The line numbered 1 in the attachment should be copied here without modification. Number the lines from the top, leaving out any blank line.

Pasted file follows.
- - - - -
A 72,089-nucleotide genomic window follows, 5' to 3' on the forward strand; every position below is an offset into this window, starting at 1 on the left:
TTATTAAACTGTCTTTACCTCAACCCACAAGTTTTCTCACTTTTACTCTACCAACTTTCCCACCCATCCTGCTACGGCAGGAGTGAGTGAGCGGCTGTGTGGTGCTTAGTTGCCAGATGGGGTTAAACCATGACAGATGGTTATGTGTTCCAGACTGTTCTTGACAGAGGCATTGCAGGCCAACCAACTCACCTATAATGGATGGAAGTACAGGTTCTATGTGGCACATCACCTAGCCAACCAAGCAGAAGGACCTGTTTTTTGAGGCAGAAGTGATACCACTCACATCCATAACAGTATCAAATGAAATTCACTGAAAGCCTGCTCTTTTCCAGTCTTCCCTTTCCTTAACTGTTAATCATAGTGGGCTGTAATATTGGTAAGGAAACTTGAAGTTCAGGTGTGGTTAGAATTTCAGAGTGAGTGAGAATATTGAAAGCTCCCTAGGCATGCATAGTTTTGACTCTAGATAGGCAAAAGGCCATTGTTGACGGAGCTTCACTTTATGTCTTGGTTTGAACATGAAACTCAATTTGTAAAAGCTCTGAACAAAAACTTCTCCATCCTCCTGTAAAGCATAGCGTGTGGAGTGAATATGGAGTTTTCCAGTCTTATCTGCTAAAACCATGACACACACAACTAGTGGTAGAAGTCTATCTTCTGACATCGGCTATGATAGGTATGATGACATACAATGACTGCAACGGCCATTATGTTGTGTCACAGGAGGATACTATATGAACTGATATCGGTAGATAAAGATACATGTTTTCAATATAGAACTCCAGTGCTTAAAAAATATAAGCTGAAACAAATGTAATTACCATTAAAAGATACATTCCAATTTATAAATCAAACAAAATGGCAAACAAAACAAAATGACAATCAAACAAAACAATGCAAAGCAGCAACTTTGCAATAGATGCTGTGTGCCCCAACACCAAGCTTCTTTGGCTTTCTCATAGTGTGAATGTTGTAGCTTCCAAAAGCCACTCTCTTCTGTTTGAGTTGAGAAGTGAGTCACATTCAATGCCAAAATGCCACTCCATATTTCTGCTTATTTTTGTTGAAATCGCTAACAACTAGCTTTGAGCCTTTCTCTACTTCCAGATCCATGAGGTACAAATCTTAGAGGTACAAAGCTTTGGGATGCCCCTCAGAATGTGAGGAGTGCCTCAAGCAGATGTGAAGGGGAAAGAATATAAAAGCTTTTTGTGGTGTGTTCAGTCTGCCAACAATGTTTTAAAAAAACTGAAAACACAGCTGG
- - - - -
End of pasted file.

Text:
A 72,089-nucleotide genomic window follows, 5' to 3' on the forward strand; every position below is an offset into this window, starting at 1 on the left: